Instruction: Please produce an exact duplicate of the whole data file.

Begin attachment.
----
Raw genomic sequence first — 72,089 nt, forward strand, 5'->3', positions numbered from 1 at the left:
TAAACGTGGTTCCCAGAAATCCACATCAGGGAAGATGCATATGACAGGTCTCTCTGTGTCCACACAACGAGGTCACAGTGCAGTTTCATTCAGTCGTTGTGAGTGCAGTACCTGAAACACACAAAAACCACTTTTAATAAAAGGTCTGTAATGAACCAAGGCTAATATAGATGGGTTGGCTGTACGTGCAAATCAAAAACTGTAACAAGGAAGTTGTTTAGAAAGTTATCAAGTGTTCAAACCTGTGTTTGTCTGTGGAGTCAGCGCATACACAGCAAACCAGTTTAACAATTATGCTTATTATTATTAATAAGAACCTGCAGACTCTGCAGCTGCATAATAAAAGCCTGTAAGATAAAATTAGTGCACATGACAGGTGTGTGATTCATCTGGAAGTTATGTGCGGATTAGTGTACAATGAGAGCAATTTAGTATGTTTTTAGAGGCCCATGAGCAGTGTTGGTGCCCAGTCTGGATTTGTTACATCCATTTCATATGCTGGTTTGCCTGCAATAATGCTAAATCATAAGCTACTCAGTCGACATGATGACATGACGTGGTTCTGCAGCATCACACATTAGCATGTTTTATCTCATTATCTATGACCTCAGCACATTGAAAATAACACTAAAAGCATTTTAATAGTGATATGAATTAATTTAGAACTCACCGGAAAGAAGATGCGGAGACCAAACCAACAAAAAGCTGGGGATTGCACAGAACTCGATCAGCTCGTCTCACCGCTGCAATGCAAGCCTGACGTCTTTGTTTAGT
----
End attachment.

Raw genomic sequence first — 72,089 nt, forward strand, 5'->3', positions numbered from 1 at the left:
TAAACGTGGTTCCCAGAAATCCACATCAGGGAAGATGCATATGACAGGTCTCTCTGTGTCCACACAACGAGGTCACAGTGCAGTTTCATTCAGTCGTTGTGAGTGCAGTACCTGAAACACACAAAAACCACTTTTAATAAAAGGTCTGTAATGAACCAAGGCTAATATAGATGGGTTGGCTGTACGTGCAAATCAAAAACTGTAACAAGGAAGTTGTTTAGAAAGTTATCAAGTGTTCAAACCTGTGTTTGTCTGTGGAGTCAGCGCATACACAGCAAACCAGTTTAACAATTATGCTTATTATTATTAATAAGAACCTGCAGACTCTGCAGCTGCATAATAAAAGCCTGTAAGATAAAATTAGTGCACATGACAGGTGTGTGATTCATCTGGAAGTTATGTGCGGATTAGTGTACAATGAGAGCAATTTAGTATGTTTTTAGAGGCCCATGAGCAGTGTTGGTGCCCAGTCTGGATTTGTTACATCCATTTCATATGCTGGTTTGCCTGCAATAATGCTAAATCATAAGCTACTCAGTCGACATGATGACATGACGTGGTTCTGCAGCATCACACATTAGCATGTTTTATCTCATTATCTATGACCTCAGCACATTGAAAATAACACTAAAAGCATTTTAATAGTGATATGAATTAATTTAGAACTCACCGGAAAGAAGATGCGGAGACCAAACCAACAAAAAGCTGGGGATTGCACAGAACTCGATCAGCTCGTCTCACCGCTGCAATGCAAGCCTGACGTCTTTGTTTAGT